Today is Swiss National Day, this year marking 720 years of age for the country. While its inhabitants enjoyed a bank holiday, with parties in every village, visitors from the UK will not feel so festive looking ahead to a winter of grappling with an increasingly grim pound-franc exchange rate. Today it’s SF1.27 = £1; on 1 August last year it was SF1.63; in 2009 SF1.78; in 2008 SF2.06; in 2007 SF2.43. The Euro is 1.14 per £1 compared to 1.2 last year (source: currency website xe.com).
Common sense says this could be a year to go to Italy or Austria – the cheapest of the “big four” – but I think there are plenty of skiers who will remain faithful to Switzerland. To a certain extent I am one of them, chiefly because our family has a fantastic little flat in Anzere. As I’ve been doing my cheapskate best to save cash in Switzerland for years, well before the exchange rate turned nasty, here are a few tips.
1. Use the Resort Price Index in Where to Ski and Snowboard 2012 (out in September) to identify cheaper resorts. In the 2011 edition (rrp £18.99), Meiringen was the sole Swiss resort (of those that made the survey) that was cheaper than the average across the Alps. Engelberg and Laax were a little dearer, followed by Andermatt, Anzere, Val d’Anniviers, Adelboden, Champery and Villars. Into the “ker-ching” category, and in ascending order, were Davos/Klosters and Zermatt, then Crans, Verbier and St Moritz. I’ve missed a few – and so have they – but you get the idea. There are various advantages to smaller resorts, anyway – such as fewer opportunities to shop or eat expensively.
Instructor Monica Heussi (right) with a friend of mine, Kirstin Jones, in Andermatt
2. By canny about guided off-piste. In Andermatt and Engelberg, two of the best off-piste spots in the Alps, a little knowledge can save you a fortune. In Engelberg, the guiding centre (opposite the station) is happy to form groups out of strangers, which brings the cost down dramatically if you are on holiday a deux. A couple of years ago a friend and I were put with three Swedes for a fantastic day with guide Remo Baltermia. A few days later in Andermatt, we nearly fainted when told the day rate for a guide and instead tracked down Monica Heussi of Andermatt Experience, a qualified instructor who took us to some brilliant remote places, but – as per Swiss rules for non-guides – not on glacier, for almost half the price.
3. In some cases chalet packages will be the cheapest option, but if (like me) you are not a fan of chalets or if they are not an option, go self-catering – or choose a self-catering package with a small operator; for instance, Zuba Ski has uncatered chalets in the Val d’Anniviers, prices tbc soon, and German operator Belvivo has flats in Anzere, including six days’ ski pass, from 249 Euros per person. Even in Zermatt, you can get reasonable rates on apartments – as long as they aren’t flash – in lowish season. Last year my sister and her family of four paid SF1,200 for a week in a central apartment with a balcony. To make this work, it follows that you must then shop sensibly in the supermarket rather than pursuing a daily diet of boutique cheeses and the finest viande sechee.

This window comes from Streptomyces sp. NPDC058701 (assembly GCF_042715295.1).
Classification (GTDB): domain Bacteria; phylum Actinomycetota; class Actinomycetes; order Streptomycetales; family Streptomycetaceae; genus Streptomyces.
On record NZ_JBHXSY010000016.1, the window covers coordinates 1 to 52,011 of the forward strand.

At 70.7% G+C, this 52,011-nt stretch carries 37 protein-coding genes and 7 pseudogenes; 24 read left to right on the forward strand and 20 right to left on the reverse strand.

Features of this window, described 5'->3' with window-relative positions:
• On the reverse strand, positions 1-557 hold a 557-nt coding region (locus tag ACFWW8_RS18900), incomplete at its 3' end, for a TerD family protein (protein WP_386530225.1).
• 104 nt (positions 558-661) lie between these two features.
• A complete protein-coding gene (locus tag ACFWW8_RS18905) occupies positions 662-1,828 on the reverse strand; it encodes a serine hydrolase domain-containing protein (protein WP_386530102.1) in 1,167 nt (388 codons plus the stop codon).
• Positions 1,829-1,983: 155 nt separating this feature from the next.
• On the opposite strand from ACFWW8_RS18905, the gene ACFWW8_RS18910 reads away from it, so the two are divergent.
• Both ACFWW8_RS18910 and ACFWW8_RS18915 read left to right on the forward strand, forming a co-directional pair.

4. Pick your resort carefully if you have young kids. In Zermatt, under nines are free, but in Verbier, Davos and Wengen only under sixes are.
The view from one of our picnic spots in Anzere
5. Picnic at lunchtime – even in midwinter. Last January in Muerren we ate rolls on the chairlift and stopped for a hot chocolate or two if we needed to warm up. In a blizzard we snuck out our picnic into the restaurant, which I know is naughty, but at least we had cash left to spend in the Staegerstuebli later… In occasional resorts you can cook your own meat on the mountain: in Anzere, there are barbecues in two piste-side cowsheds, plus a supply of firewood, and many a lunchtime have we heaved a rucksack full of saucisses and a tube of Thomy mustard up there (only to forget the matches…).
6. Buy your train pass in advance if you have a long trip from airport to resort – the Swiss Transfer Ticket costs a fixed price for train and/or postbus from airport or border to end point (currently SF130), but it’s only worthwhile if your journey is quite a decent one and if the on-station price is more (check at http://www.sbb.ch/en).
Balmers Herberge in Interlaken, where a B&B in a dorm room cost us SF28.50
7. Sleep in budget accommodation: Switzerland has plenty. I’ve stayed comfortably in a dormitory in Basel BackPack en route to ski touring, and in the excellent Balmers Herberge, Interlaken (gateway to Jungfrau region), both for around SF30 per night including breakfast. I’ve stayed in the youth hostel and in the then-unmodernised Hotel Bahnhof in Engelberg for around SF45, and in slightly ropey hostels in Zermatt and Verbier for a similar amount. My favourite budget lodging in Switzerland is Chalet Fontana smack in the middle of Muerren, opposite the supermarket, at SF50 per person per night.
8. Make use of ‘guest card’-type offerings. In some resorts you’re entitled to use a sports centre, go on local buses or visit museums and attractions for free or at a discount. Check what you can get and use it.
9. Go for the Tagesmenu. In Zermatt’s Schwyzer Stuebli in Hotel Schweizerhof, three tasty courses costs less than SF30 in winter (and as a bonus there is nightly live Swiss music too). If you’re visiting a hotel for supper, eat in the Stuebli rather than the ‘smart part’, if there’s a choice. For example the Stuebli at the Walliserhof, an excellent hotel in Zermatt run by a friend of mine, offers more rustic, cheesy, reasonable options than the next-door Grill.
That’s it for now – and if you have tips for saving cash in Switzerland please post a comment!
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